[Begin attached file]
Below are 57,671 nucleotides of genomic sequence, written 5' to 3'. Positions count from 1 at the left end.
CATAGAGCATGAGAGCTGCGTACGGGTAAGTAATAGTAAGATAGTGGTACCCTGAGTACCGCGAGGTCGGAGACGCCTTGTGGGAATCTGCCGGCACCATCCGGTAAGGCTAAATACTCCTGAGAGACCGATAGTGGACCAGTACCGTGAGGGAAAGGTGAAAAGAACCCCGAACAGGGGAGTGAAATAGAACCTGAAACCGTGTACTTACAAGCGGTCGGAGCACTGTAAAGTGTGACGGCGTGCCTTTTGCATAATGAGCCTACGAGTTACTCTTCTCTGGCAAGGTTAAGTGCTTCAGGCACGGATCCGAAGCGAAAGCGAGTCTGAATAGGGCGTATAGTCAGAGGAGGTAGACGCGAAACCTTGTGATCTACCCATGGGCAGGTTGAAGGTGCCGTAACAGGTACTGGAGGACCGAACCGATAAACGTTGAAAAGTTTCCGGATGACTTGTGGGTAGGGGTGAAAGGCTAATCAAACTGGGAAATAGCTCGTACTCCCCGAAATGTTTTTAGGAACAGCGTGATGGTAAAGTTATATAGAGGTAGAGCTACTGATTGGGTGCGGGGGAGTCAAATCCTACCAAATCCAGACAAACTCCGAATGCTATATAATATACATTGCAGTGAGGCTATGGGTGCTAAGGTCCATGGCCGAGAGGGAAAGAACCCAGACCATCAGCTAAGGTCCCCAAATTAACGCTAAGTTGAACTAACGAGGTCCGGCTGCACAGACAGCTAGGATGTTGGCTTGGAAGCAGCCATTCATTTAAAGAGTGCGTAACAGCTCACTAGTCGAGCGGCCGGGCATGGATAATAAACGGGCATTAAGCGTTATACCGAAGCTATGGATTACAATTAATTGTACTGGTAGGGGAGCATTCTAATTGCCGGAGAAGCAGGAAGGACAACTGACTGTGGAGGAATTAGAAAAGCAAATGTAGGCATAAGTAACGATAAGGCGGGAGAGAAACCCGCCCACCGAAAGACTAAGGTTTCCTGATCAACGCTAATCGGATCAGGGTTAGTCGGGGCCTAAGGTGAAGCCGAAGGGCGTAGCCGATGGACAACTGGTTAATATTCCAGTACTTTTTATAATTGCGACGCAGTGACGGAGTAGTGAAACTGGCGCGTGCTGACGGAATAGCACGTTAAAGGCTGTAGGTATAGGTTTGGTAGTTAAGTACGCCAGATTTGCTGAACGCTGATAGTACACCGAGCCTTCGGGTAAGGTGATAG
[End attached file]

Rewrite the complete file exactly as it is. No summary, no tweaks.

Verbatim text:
Below are 57,671 nucleotides of genomic sequence, written 5' to 3'. Positions count from 1 at the left end.
CATAGAGCATGAGAGCTGCGTACGGGTAAGTAATAGTAAGATAGTGGTACCCTGAGTACCGCGAGGTCGGAGACGCCTTGTGGGAATCTGCCGGCACCATCCGGTAAGGCTAAATACTCCTGAGAGACCGATAGTGGACCAGTACCGTGAGGGAAAGGTGAAAAGAACCCCGAACAGGGGAGTGAAATAGAACCTGAAACCGTGTACTTACAAGCGGTCGGAGCACTGTAAAGTGTGACGGCGTGCCTTTTGCATAATGAGCCTACGAGTTACTCTTCTCTGGCAAGGTTAAGTGCTTCAGGCACGGATCCGAAGCGAAAGCGAGTCTGAATAGGGCGTATAGTCAGAGGAGGTAGACGCGAAACCTTGTGATCTACCCATGGGCAGGTTGAAGGTGCCGTAACAGGTACTGGAGGACCGAACCGATAAACGTTGAAAAGTTTCCGGATGACTTGTGGGTAGGGGTGAAAGGCTAATCAAACTGGGAAATAGCTCGTACTCCCCGAAATGTTTTTAGGAACAGCGTGATGGTAAAGTTATATAGAGGTAGAGCTACTGATTGGGTGCGGGGGAGTCAAATCCTACCAAATCCAGACAAACTCCGAATGCTATATAATATACATTGCAGTGAGGCTATGGGTGCTAAGGTCCATGGCCGAGAGGGAAAGAACCCAGACCATCAGCTAAGGTCCCCAAATTAACGCTAAGTTGAACTAACGAGGTCCGGCTGCACAGACAGCTAGGATGTTGGCTTGGAAGCAGCCATTCATTTAAAGAGTGCGTAACAGCTCACTAGTCGAGCGGCCGGGCATGGATAATAAACGGGCATTAAGCGTTATACCGAAGCTATGGATTACAATTAATTGTACTGGTAGGGGAGCATTCTAATTGCCGGAGAAGCAGGAAGGACAACTGACTGTGGAGGAATTAGAAAAGCAAATGTAGGCATAAGTAACGATAAGGCGGGAGAGAAACCCGCCCACCGAAAGACTAAGGTTTCCTGATCAACGCTAATCGGATCAGGGTTAGTCGGGGCCTAAGGTGAAGCCGAAGGGCGTAGCCGATGGACAACTGGTTAATATTCCAGTACTTTTTATAATTGCGACGCAGTGACGGAGTAGTGAAACTGGCGCGTGCTGACGGAATAGCACGTTAAAGGCTGTAGGTATAGGTTTGGTAGTTAAGTACGCCAGATTTGCTGAACGCTGATAGTACACCGAGCCTTCGGGTAAGGTGATAG